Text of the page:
Knowing the optimum temperature for meats, poultry, and fish will help you achieve the results you desire without fear of undercooking or overcooking. Taking the temperature of certain baked goods will also help you know when they're done. Other recipes require more visual cues to determine doneness. In this guide, you'll learn about the following:
- First Things First: Get the Right Thermometer
- How to Know When Meat and Poultry Are Done
- Tips for Taking Meat's Temperature
- Tips for Knowing When Fish and Shellfish Are Done
- Temp Your Baked Potatoes
- Using Temperature to Know When Yeast Breads, Cheesecake, Custards, and Puddings Are Done
- Using Visual Cues to Know When Cakes, Muffins, Cookies, and Other Baked Goods Are Done
First Things First: Get the Right Thermometer
The axiom “knowledge is power” holds especially true in the kitchen—the more you know about what’s going on inside your food as it cooks, the more you can control the result. That’s why we’re so gung ho about using an instant-read thermometer, as more control means less stress and better results.
Our Favorite Instant-Read Thermometers
Winner: ThermoWorks Thermapen Mk4
This is the best instant-read thermometer on the market. It's dead accurate, fast, and so streamlined and simple that it's a breeze to use. Its long handle gives you plenty of room to maneuver, allowing for multiple grips, and a ring of slightly tacky silicone keeps your hands confidently secured. Bonus: It's waterproof in up to 39 inches of water for up to 30 minutes.
Best Inexpensive Option: ThermoWorks ThermoPop
We love this smaller thermometer that's extremely fast and accurate. It makes the most of its size with a grippy, ergonomic design that's secure and easy to push and pull out of dense foods. The display rotates and has a backlight.
How to Know When Meat and Poultry Are Done
Don’t Forget Carryover Cooking
The temperature of many proteins will continue to rise once they’re taken off heat and allowed to rest before serving, a phenomenon known as carryover cooking.
This is particularly true for thick roasts cooked at high temperatures, which must be removed from the heat as much as 10 to 15 degrees below the desired doneness temperature.
Cook Some Cuts Longer
Whereas most proteins are best cooked just to an internal temperature at which they’re safe to eat, items such as braised or slow-roasted dark-meat chicken, pork butt, and beef chuck often taste better when they’re cooked longer. That’s because these tough cuts are loaded with collagen, which breaks down into gelatin between 140 and 195 degrees and lubricates the muscle fibers, making them seem more moist and tender. It’s also important to cook these cuts slowly. The longer they spend in that collagen breakdown window, the more tender the meat will be.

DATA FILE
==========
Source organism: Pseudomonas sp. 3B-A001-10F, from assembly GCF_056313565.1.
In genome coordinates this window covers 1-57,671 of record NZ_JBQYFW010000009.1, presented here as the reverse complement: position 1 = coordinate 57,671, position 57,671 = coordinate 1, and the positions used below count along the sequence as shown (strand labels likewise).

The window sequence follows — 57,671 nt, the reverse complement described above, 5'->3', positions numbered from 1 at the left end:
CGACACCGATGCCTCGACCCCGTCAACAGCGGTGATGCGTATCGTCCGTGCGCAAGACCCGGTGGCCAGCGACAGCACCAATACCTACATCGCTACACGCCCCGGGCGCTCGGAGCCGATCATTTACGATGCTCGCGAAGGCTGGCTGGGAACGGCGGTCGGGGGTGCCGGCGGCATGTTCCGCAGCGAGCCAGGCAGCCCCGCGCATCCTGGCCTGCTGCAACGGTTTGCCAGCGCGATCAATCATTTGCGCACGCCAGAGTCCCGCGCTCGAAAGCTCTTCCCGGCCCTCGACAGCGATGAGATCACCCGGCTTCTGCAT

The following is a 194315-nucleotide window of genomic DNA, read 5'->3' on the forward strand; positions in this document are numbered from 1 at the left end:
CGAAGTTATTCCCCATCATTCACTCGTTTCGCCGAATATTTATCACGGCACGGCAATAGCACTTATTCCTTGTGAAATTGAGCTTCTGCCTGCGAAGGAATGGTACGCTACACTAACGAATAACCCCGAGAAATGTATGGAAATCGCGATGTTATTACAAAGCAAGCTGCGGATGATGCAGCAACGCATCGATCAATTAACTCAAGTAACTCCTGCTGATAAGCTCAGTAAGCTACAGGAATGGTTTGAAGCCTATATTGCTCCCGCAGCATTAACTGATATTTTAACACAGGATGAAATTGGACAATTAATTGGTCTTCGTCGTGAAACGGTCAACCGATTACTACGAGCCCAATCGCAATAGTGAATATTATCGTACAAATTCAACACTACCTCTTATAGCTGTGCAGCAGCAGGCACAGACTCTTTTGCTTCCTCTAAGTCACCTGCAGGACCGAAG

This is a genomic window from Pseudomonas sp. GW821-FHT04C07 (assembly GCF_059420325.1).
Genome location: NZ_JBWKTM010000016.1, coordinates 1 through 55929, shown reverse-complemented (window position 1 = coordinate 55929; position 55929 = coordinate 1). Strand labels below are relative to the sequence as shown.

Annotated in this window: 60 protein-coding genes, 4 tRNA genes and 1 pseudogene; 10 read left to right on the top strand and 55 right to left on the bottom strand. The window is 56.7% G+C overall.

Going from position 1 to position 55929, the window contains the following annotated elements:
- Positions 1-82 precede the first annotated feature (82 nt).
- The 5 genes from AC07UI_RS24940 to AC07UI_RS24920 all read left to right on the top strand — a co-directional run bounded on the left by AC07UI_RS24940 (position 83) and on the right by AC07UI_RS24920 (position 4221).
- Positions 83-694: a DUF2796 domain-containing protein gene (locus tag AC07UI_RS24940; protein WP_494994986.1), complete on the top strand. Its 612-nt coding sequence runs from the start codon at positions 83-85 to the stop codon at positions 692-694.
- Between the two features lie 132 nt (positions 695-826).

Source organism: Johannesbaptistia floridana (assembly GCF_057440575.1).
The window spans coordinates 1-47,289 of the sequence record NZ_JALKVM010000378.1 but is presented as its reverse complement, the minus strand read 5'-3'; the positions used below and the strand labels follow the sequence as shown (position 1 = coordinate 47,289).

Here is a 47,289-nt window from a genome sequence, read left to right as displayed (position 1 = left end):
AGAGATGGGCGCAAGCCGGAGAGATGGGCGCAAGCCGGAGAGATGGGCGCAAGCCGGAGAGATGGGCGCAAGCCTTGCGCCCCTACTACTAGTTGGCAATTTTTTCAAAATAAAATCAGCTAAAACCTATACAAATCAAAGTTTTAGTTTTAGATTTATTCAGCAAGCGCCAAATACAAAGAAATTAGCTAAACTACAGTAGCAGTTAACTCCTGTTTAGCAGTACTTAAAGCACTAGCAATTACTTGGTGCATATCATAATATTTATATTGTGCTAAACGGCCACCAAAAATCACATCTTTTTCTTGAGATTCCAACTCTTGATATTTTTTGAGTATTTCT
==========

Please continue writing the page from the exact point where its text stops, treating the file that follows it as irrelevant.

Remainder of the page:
Pink Poultry and Pork Can Be Safe
Pink-tinted turkey and pork aren’t necessarily undercooked. Often, the color is an indication that the pH of the meat is relatively high, which stabilizes the meat’s pink pigment so that it doesn’t break down when exposed to heat. As long as the meat registers the prescribed temperature, it’s safe to eat.
Tips for Taking Meat's Temperature
Steaks and chops
Hold the steak or chop with tongs and insert the thermometer through the side of the meat. This method also works for chicken parts.
Leaving the burger in the pan (or on the grill), slide the tip of the thermometer into the top edge and push it toward the center, making sure to avoid hitting the pan or cooking grate.
Insert the thermometer at an angle, pushing the probe deep into the roast and then slowly drawing it out. Look for the lowest temperature to find the center of the meat.
Whole poultry, breast
Insert the thermometer from the neck end, holding it parallel to the bird. (Avoid hitting the bone, which can result in an inaccurate reading.)
Whole poultry, thigh
Insert the thermometer at an angle away from the bone into the area between the drumstick and breast.
Whole stuffed poultry
In addition to taking the temperature of white and dark meat, insert the thermometer directly into the center of the cavity. The stuffing is food-safe at 165 degrees.
Tips for Knowing When Fish and Shellfish Are Done
Salmon: With less fat than farmed salmon, wild salmon is more prone to drying out and overcooking, so we cook it to a lower temperature.